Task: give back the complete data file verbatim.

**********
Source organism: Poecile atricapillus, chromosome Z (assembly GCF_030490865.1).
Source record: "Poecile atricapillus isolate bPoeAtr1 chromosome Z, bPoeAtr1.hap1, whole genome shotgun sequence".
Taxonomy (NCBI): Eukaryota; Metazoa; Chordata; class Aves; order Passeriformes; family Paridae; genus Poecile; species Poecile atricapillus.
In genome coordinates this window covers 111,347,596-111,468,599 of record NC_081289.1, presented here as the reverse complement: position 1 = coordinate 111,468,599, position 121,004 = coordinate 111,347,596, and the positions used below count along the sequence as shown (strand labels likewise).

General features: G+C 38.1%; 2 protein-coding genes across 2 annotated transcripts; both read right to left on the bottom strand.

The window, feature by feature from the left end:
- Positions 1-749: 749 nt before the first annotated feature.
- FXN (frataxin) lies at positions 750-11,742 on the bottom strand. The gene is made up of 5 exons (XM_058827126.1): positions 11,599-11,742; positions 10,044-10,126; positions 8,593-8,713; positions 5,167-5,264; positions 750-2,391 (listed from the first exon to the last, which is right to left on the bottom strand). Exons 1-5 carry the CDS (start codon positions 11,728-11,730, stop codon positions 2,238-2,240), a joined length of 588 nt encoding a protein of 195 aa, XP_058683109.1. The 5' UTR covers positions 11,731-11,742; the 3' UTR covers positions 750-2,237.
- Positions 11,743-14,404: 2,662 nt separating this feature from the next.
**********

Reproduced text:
Source organism: Poecile atricapillus, chromosome Z (assembly GCF_030490865.1).
Source record: "Poecile atricapillus isolate bPoeAtr1 chromosome Z, bPoeAtr1.hap1, whole genome shotgun sequence".
Taxonomy (NCBI): Eukaryota; Metazoa; Chordata; class Aves; order Passeriformes; family Paridae; genus Poecile; species Poecile atricapillus.
In genome coordinates this window covers 111,347,596-111,468,599 of record NC_081289.1, presented here as the reverse complement: position 1 = coordinate 111,468,599, position 121,004 = coordinate 111,347,596, and the positions used below count along the sequence as shown (strand labels likewise).

General features: G+C 38.1%; 2 protein-coding genes across 2 annotated transcripts; both read right to left on the bottom strand.

The window, feature by feature from the left end:
- Positions 1-749: 749 nt before the first annotated feature.
- FXN (frataxin) lies at positions 750-11,742 on the bottom strand. The gene is made up of 5 exons (XM_058827126.1): positions 11,599-11,742; positions 10,044-10,126; positions 8,593-8,713; positions 5,167-5,264; positions 750-2,391 (listed from the first exon to the last, which is right to left on the bottom strand). Exons 1-5 carry the CDS (start codon positions 11,728-11,730, stop codon positions 2,238-2,240), a joined length of 588 nt encoding a protein of 195 aa, XP_058683109.1. The 5' UTR covers positions 11,731-11,742; the 3' UTR covers positions 750-2,237.
- Positions 11,743-14,404: 2,662 nt separating this feature from the next.